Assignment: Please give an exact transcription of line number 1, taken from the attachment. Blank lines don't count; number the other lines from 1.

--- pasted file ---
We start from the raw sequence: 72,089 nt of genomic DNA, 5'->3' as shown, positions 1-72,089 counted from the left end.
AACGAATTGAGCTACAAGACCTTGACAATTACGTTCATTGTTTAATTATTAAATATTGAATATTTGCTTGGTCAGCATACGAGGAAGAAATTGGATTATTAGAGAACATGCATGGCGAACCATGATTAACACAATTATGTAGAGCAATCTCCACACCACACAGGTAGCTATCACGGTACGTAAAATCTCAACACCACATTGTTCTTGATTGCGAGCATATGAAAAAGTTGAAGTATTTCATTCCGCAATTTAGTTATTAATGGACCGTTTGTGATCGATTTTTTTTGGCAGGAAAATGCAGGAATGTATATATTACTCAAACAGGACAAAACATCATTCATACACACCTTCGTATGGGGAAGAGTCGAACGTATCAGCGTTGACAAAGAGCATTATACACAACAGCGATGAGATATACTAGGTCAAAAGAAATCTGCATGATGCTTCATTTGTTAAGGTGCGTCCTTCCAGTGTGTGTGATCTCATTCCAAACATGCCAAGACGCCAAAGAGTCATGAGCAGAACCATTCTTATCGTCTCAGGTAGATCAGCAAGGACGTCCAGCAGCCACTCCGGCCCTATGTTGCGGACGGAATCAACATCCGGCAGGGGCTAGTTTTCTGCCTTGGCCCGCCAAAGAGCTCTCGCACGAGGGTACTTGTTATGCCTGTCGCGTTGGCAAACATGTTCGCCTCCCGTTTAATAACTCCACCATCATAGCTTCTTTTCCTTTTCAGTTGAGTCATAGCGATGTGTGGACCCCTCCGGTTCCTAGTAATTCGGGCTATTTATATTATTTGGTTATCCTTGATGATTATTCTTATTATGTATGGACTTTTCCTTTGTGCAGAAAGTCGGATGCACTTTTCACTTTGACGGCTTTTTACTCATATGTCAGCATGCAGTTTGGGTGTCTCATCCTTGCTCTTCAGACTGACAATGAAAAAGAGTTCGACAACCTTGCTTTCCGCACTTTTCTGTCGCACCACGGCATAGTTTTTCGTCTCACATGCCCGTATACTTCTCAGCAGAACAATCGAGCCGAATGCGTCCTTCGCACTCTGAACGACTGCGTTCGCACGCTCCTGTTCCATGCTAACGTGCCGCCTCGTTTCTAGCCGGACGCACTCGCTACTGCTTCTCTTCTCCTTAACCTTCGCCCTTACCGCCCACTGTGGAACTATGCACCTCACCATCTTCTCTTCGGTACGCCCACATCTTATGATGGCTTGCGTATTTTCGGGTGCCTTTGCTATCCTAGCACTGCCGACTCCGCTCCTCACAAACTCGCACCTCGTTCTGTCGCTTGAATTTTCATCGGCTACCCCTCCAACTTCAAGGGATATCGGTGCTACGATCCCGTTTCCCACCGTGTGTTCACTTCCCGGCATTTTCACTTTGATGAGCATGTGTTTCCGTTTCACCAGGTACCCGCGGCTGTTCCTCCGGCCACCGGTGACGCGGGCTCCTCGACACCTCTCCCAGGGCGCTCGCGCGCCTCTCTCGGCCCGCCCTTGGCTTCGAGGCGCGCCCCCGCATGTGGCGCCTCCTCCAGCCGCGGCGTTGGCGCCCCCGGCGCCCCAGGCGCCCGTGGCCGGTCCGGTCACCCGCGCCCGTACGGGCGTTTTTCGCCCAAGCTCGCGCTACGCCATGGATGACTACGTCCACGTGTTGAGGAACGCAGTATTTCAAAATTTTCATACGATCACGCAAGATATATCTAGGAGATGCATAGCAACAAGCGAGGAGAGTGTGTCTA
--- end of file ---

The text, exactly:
We start from the raw sequence: 72,089 nt of genomic DNA, 5'->3' as shown, positions 1-72,089 counted from the left end.